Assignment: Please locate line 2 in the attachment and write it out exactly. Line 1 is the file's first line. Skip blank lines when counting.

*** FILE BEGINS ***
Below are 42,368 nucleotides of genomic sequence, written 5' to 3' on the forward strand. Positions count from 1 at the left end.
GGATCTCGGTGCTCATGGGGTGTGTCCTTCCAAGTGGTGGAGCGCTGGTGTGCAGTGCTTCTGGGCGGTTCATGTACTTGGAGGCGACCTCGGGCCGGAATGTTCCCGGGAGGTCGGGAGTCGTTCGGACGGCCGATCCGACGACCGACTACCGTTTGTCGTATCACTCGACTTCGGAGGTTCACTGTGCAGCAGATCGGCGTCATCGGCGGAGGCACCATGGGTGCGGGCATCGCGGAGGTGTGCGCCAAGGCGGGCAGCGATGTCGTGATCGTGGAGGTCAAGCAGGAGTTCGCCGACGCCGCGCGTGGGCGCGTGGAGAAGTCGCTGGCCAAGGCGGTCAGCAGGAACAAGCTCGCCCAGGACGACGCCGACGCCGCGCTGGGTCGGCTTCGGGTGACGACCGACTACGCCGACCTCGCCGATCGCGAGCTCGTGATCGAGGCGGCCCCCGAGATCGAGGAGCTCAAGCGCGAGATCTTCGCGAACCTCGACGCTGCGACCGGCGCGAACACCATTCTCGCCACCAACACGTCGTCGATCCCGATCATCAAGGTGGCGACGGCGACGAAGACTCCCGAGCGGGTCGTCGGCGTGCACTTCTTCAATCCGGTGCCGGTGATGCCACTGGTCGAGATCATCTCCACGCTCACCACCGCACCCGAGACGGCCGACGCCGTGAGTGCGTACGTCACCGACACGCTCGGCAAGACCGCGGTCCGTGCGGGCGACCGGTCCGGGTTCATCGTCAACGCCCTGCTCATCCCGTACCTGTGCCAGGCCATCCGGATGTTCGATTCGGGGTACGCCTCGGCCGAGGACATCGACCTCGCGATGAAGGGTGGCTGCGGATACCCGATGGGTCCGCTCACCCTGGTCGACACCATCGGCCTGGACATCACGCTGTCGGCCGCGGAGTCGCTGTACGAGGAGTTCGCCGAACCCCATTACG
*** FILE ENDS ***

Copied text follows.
GGATCTCGGTGCTCATGGGGTGTGTCCTTCCAAGTGGTGGAGCGCTGGTGTGCAGTGCTTCTGGGCGGTTCATGTACTTGGAGGCGACCTCGGGCCGGAATGTTCCCGGGAGGTCGGGAGTCGTTCGGACGGCCGATCCGACGACCGACTACCGTTTGTCGTATCACTCGACTTCGGAGGTTCACTGTGCAGCAGATCGGCGTCATCGGCGGAGGCACCATGGGTGCGGGCATCGCGGAGGTGTGCGCCAAGGCGGGCAGCGATGTCGTGATCGTGGAGGTCAAGCAGGAGTTCGCCGACGCCGCGCGTGGGCGCGTGGAGAAGTCGCTGGCCAAGGCGGTCAGCAGGAACAAGCTCGCCCAGGACGACGCCGACGCCGCGCTGGGTCGGCTTCGGGTGACGACCGACTACGCCGACCTCGCCGATCGCGAGCTCGTGATCGAGGCGGCCCCCGAGATCGAGGAGCTCAAGCGCGAGATCTTCGCGAACCTCGACGCTGCGACCGGCGCGAACACCATTCTCGCCACCAACACGTCGTCGATCCCGATCATCAAGGTGGCGACGGCGACGAAGACTCCCGAGCGGGTCGTCGGCGTGCACTTCTTCAATCCGGTGCCGGTGATGCCACTGGTCGAGATCATCTCCACGCTCACCACCGCACCCGAGACGGCCGACGCCGTGAGTGCGTACGTCACCGACACGCTCGGCAAGACCGCGGTCCGTGCGGGCGACCGGTCCGGGTTCATCGTCAACGCCCTGCTCATCCCGTACCTGTGCCAGGCCATCCGGATGTTCGATTCGGGGTACGCCTCGGCCGAGGACATCGACCTCGCGATGAAGGGTGGCTGCGGATACCCGATGGGTCCGCTCACCCTGGTCGACACCATCGGCCTGGACATCACGCTGTCGGCCGCGGAGTCGCTGTACGAGGAGTTCGCCGAACCCCATTACG